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Northern Junk plan divides city council

Jan 27 2012
The Northern Junk property has been derelict for years. 

The Northern Junk property has been derelict for years.

Photograph by: Bruce Stotesbury, timescolonist.com

A $25-million proposal to revamp the Northern Junk property at the foot of Johnson Street into a five-storey commercial-condominium project made a small step forward Thursday, but Victoria council was split on the move.

The proposal will be reviewed by the city's advisory design panel and the heritage advisory committee. The committee's recommendations and comments will be brought back to council for review and comment, likely in March. A third-party economic analysis, paid for by the developer, is to be made to judge whether the public amenities being offered in return for increased density are fair.

Reliance Properties Ltd. of Vancouver is proposing the waterfront development, which includes redevelopment of the long-derelict Wharf Street Northern Junk buildings. New construction would be wrapped around the heritage buildings on what is currently a city-owned boulevard and parking lot.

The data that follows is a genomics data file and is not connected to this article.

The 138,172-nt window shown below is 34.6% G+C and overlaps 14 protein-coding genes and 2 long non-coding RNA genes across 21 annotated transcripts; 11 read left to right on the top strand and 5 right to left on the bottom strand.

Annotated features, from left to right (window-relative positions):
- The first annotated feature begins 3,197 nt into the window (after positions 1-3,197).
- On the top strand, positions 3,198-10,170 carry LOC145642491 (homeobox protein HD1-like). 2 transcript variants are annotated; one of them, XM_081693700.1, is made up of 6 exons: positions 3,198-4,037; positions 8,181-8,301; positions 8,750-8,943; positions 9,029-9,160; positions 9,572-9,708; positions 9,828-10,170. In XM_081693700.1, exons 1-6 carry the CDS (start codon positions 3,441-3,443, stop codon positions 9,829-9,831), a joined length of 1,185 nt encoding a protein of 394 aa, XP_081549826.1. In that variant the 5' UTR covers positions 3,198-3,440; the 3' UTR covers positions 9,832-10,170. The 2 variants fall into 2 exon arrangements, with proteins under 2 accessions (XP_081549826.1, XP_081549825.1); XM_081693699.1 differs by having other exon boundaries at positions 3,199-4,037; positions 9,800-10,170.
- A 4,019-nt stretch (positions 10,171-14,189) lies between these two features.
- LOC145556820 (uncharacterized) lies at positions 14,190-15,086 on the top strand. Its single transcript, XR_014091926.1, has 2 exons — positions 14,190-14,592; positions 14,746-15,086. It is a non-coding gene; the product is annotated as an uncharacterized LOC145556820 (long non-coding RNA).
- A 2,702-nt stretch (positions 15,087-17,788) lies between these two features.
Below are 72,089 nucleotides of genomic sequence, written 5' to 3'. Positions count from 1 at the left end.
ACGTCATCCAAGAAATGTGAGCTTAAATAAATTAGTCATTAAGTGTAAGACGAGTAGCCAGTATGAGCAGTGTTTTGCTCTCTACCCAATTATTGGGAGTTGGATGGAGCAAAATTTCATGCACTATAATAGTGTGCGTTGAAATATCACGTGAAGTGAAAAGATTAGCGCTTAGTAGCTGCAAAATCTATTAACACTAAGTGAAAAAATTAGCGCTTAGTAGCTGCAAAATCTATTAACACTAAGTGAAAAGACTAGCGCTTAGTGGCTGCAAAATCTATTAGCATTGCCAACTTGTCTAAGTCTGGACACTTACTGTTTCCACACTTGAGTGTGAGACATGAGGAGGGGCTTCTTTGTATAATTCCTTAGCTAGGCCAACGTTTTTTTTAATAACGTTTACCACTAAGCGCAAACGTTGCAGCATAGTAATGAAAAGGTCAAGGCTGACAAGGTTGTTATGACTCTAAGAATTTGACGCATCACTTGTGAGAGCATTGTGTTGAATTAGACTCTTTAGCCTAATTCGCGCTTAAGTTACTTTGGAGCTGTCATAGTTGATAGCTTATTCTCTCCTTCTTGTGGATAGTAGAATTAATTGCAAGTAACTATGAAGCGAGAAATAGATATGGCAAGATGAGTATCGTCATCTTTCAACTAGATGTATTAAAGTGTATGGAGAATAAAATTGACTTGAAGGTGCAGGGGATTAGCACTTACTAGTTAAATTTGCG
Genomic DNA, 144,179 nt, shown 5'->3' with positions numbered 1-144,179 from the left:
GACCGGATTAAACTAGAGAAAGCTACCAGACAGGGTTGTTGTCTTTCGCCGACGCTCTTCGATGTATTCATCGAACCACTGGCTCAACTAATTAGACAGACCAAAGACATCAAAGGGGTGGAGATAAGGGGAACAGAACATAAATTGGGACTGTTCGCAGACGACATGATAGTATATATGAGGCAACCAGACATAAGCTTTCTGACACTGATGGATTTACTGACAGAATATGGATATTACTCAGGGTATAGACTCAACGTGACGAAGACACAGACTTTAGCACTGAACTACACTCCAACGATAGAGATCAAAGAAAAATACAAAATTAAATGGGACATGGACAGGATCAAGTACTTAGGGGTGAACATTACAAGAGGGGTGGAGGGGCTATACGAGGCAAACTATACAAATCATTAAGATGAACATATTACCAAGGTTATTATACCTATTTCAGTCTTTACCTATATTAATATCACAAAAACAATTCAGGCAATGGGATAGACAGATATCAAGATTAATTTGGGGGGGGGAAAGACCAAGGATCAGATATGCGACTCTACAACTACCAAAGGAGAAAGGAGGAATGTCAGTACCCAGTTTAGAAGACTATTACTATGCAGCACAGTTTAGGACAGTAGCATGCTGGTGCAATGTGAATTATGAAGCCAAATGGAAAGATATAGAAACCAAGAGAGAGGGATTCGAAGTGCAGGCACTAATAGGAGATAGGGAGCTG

Reliance wants to build 56 residential units over street-level commercial. The plan calls for a waterfront public plaza with a stairway suitable for seating to provide access to the marina. A connection to the Victoria Harbour Pathway is also planned.

The two heritage buildings would be rehabilitated and connected by a glass atrium.

Councillors Pam Madoff, Shellie Gudgeon and Ben Isitt wanted to postpone dealing with the staff recommendation that the council move the proposal to the committees. The three said the developer should review the design and siting of the five-storey building, with an eye to making it a better fit with the Old Town. Madoff said what is built on the prominent site should "knit the city back together" in terms of design. She questioned whether a modern-looking, curved building does that. Gudgeon echoed Madoff's concern about moving too quickly with the proposal.

But motions to postpone dealing with the plan were voted down. Mayor Dean Fortin and councillors Geoff Young, Chris Coleman, Lisa Helps, Charlayne Thornton-Joe and Marianne Alto voted to move the proposal forward, saying it was the best way to get more information and analysis. kwestad@timescolonist.com

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